Fifty-two months' mean follow up of decellularized SynerGraft™- treated pulmonary valve allografts

J. R. Matthias Bechtel, Ulrich Stierle, Hans Hinrich Sievers*

*Corresponding author for this work
51 Citations (Scopus)


Background and aim of the study: It has been reported previously that the use of a decellularized pulmonary allograft (SynerGraft; CryoLife Inc.) for right ventricular outflow tract reconstruction in adults is associated with reduced immunization. The implantation appeared to be safe, but was not associated with any detectable clinical or echocardiographic advantage. The study aim was to follow further the outcome of SynerGraft patients. Methods: Twenty-three adult patients (19 males, four females) each received a SynerGraft-allograft during a Ross procedure. A further 49 patients (37 males, 12 females) who underwent a Ross procedure using a conventional pulmonary allograft during the same period served as controls. Follow up examinations using transthoracic echocardiography in standard views was performed on a regular basis. The latest follow up was performed after a mean of 52 months. Results: Directly after implantation, there were no echocardiographic differences between the two groups, but with time the pressure gradients increased significantly (p <0.001) in both groups. At the latest follow up, pressure gradients were slightly higher across the SynerGraft-allograft valves than across conventional allografts (Pmax 18.2 ± 9.0 versus 14.0 ± 6.9 mmHg, respectively; p = 0.049). On regression analysis (considering pre- and intraoperative variables), 'SynerGraft-allograff was the only variable predicting the increase in pressure gradient from its postoperative value to that at follow up. However, no clinical differences were observed between the groups. Conclusion: The present results relate to the longest follow up on decellularized pulmonary SynerGraft-allografts conducted to date. No reoperations were required after a mean follow up of 52 months, and the echocardiographic results were stable after the first postoperative year. Based on these data, the use of pulmonary SynerGraft-allograft valves in adults appears not to provide any advantage over conventional allografts, although further follow up is warranted before any final judgment is made regarding this new technology.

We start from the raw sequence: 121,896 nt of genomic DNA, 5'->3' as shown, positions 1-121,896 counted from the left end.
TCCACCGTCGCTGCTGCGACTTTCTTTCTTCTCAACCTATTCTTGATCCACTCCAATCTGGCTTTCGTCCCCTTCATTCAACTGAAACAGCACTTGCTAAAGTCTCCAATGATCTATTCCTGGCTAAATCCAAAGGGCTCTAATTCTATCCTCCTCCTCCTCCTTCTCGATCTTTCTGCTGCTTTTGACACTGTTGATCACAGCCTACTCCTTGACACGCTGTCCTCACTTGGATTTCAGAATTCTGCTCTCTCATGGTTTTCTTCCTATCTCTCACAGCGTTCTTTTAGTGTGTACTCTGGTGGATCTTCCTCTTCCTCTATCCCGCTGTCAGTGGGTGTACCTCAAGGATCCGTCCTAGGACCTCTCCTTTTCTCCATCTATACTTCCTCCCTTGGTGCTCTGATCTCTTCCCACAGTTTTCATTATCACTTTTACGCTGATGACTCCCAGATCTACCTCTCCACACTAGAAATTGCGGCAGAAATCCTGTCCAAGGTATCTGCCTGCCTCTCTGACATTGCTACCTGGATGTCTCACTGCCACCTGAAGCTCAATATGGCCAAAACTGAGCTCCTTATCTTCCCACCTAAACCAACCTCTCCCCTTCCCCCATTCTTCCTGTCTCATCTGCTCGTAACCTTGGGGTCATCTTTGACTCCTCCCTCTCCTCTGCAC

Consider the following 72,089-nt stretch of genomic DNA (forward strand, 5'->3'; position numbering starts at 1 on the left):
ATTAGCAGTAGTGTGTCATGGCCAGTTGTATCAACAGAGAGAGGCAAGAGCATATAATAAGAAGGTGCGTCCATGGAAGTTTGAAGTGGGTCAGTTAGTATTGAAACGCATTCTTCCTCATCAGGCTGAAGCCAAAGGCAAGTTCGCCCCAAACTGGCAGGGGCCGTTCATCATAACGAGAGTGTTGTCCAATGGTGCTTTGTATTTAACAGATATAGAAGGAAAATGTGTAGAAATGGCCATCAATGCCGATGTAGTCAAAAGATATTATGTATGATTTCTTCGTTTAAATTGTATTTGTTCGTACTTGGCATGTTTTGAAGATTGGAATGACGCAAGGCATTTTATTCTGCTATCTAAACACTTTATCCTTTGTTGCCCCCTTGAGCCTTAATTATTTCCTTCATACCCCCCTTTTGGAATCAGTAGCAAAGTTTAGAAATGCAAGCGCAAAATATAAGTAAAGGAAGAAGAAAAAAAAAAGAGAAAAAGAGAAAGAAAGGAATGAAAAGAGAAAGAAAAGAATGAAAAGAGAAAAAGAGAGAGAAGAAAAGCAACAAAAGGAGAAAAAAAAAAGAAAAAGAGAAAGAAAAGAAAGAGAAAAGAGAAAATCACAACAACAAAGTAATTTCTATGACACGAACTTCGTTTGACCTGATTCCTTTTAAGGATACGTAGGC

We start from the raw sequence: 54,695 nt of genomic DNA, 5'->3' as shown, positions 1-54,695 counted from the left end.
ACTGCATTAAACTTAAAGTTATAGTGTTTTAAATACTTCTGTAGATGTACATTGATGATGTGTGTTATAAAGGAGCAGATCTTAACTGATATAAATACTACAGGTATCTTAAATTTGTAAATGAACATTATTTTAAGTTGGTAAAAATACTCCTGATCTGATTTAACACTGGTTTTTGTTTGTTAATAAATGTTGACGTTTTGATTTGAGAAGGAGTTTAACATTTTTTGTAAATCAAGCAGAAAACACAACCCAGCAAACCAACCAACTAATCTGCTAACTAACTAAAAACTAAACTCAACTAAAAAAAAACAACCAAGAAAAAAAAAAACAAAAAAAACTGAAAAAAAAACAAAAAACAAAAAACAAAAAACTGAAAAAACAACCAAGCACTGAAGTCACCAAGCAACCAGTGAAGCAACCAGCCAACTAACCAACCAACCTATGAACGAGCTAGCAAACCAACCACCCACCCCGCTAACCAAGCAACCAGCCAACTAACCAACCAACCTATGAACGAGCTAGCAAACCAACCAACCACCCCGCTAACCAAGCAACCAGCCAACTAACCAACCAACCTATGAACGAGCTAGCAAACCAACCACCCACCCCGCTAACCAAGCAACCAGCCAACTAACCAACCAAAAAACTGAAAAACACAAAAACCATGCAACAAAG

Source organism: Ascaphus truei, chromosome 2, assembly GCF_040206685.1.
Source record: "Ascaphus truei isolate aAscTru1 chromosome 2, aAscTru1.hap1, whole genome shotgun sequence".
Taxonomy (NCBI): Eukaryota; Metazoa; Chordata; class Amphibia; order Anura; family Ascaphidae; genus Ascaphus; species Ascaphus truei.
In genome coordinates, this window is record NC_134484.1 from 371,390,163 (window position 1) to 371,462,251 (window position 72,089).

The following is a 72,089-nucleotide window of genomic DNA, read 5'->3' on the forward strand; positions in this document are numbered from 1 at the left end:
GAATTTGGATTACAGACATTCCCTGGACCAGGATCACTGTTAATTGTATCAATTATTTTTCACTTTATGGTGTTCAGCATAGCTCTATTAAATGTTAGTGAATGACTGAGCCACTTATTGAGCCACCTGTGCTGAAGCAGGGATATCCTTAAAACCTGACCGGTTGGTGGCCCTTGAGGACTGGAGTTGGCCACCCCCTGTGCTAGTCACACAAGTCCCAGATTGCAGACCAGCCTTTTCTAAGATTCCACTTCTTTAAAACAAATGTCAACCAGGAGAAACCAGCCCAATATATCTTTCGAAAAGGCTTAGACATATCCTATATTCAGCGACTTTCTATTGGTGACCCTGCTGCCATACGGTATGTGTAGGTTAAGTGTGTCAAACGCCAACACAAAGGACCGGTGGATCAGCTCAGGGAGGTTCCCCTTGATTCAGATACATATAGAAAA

Original languageEnglish
JournalJournal of Heart Valve Disease
Issue number1
Pages (from-to)98-104
Number of pages7
Publication statusPublished - 01.2008


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